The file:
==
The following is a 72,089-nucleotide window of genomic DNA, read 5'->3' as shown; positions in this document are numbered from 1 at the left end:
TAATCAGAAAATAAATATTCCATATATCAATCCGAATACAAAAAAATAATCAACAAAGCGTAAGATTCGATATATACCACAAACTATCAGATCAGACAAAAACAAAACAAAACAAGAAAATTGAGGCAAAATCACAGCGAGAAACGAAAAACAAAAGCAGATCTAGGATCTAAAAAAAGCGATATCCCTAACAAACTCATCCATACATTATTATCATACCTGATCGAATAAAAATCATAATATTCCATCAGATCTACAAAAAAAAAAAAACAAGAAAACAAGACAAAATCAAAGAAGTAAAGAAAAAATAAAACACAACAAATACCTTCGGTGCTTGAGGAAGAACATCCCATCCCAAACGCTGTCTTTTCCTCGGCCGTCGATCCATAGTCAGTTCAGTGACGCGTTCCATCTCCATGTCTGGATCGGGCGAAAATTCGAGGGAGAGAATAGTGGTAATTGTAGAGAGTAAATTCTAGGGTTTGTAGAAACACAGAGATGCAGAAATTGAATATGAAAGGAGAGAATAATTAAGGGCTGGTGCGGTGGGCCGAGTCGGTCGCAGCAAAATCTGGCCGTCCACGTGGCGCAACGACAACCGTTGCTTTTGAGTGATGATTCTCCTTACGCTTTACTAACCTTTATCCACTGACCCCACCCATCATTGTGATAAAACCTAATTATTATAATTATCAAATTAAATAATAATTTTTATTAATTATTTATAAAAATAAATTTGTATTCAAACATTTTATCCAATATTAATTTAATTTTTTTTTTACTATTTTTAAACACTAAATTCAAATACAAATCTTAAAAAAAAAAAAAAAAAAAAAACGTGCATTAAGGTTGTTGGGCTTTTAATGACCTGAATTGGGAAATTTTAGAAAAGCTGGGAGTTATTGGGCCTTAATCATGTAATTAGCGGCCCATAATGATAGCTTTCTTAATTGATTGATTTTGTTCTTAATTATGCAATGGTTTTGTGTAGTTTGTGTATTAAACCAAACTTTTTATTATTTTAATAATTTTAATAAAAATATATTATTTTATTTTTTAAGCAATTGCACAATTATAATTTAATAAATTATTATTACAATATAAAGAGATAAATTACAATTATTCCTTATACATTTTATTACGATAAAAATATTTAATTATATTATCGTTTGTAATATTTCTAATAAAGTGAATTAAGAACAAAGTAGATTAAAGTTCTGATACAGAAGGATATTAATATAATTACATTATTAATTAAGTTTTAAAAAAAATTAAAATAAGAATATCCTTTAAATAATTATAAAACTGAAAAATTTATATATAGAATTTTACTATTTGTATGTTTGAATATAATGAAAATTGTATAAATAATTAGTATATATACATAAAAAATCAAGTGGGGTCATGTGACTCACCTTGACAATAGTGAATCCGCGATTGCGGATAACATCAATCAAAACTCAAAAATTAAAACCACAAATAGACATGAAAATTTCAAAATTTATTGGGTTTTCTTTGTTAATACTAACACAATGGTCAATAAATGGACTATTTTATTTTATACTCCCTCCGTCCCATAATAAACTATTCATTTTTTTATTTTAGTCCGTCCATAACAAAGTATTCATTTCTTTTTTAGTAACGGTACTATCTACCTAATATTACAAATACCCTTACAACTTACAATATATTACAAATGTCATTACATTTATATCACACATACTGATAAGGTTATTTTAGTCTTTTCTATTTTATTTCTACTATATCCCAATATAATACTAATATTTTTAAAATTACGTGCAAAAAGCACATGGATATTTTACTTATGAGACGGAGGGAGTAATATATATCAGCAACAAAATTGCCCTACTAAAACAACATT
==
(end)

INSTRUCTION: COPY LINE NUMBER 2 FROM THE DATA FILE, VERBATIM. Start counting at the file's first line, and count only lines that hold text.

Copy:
TAATCAGAAAATAAATATTCCATATATCAATCCGAATACAAAAAAATAATCAACAAAGCGTAAGATTCGATATATACCACAAACTATCAGATCAGACAAAAACAAAACAAAACAAGAAAATTGAGGCAAAATCACAGCGAGAAACGAAAAACAAAAGCAGATCTAGGATCTAAAAAAAGCGATATCCCTAACAAACTCATCCATACATTATTATCATACCTGATCGAATAAAAATCATAATATTCCATCAGATCTACAAAAAAAAAAAAACAAGAAAACAAGACAAAATCAAAGAAGTAAAGAAAAAATAAAACACAACAAATACCTTCGGTGCTTGAGGAAGAACATCCCATCCCAAACGCTGTCTTTTCCTCGGCCGTCGATCCATAGTCAGTTCAGTGACGCGTTCCATCTCCATGTCTGGATCGGGCGAAAATTCGAGGGAGAGAATAGTGGTAATTGTAGAGAGTAAATTCTAGGGTTTGTAGAAACACAGAGATGCAGAAATTGAATATGAAAGGAGAGAATAATTAAGGGCTGGTGCGGTGGGCCGAGTCGGTCGCAGCAAAATCTGGCCGTCCACGTGGCGCAACGACAACCGTTGCTTTTGAGTGATGATTCTCCTTACGCTTTACTAACCTTTATCCACTGACCCCACCCATCATTGTGATAAAACCTAATTATTATAATTATCAAATTAAATAATAATTTTTATTAATTATTTATAAAAATAAATTTGTATTCAAACATTTTATCCAATATTAATTTAATTTTTTTTTTACTATTTTTAAACACTAAATTCAAATACAAATCTTAAAAAAAAAAAAAAAAAAAAAACGTGCATTAAGGTTGTTGGGCTTTTAATGACCTGAATTGGGAAATTTTAGAAAAGCTGGGAGTTATTGGGCCTTAATCATGTAATTAGCGGCCCATAATGATAGCTTTCTTAATTGATTGATTTTGTTCTTAATTATGCAATGGTTTTGTGTAGTTTGTGTATTAAACCAAACTTTTTATTATTTTAATAATTTTAATAAAAATATATTATTTTATTTTTTAAGCAATTGCACAATTATAATTTAATAAATTATTATTACAATATAAAGAGATAAATTACAATTATTCCTTATACATTTTATTACGATAAAAATATTTAATTATATTATCGTTTGTAATATTTCTAATAAAGTGAATTAAGAACAAAGTAGATTAAAGTTCTGATACAGAAGGATATTAATATAATTACATTATTAATTAAGTTTTAAAAAAAATTAAAATAAGAATATCCTTTAAATAATTATAAAACTGAAAAATTTATATATAGAATTTTACTATTTGTATGTTTGAATATAATGAAAATTGTATAAATAATTAGTATATATACATAAAAAATCAAGTGGGGTCATGTGACTCACCTTGACAATAGTGAATCCGCGATTGCGGATAACATCAATCAAAACTCAAAAATTAAAACCACAAATAGACATGAAAATTTCAAAATTTATTGGGTTTTCTTTGTTAATACTAACACAATGGTCAATAAATGGACTATTTTATTTTATACTCCCTCCGTCCCATAATAAACTATTCATTTTTTTATTTTAGTCCGTCCATAACAAAGTATTCATTTCTTTTTTAGTAACGGTACTATCTACCTAATATTACAAATACCCTTACAACTTACAATATATTACAAATGTCATTACATTTATATCACACATACTGATAAGGTTATTTTAGTCTTTTCTATTTTATTTCTACTATATCCCAATATAATACTAATATTTTTAAAATTACGTGCAAAAAGCACATGGATATTTTACTTATGAGACGGAGGGAGTAATATATATCAGCAACAAAATTGCCCTACTAAAACAACATT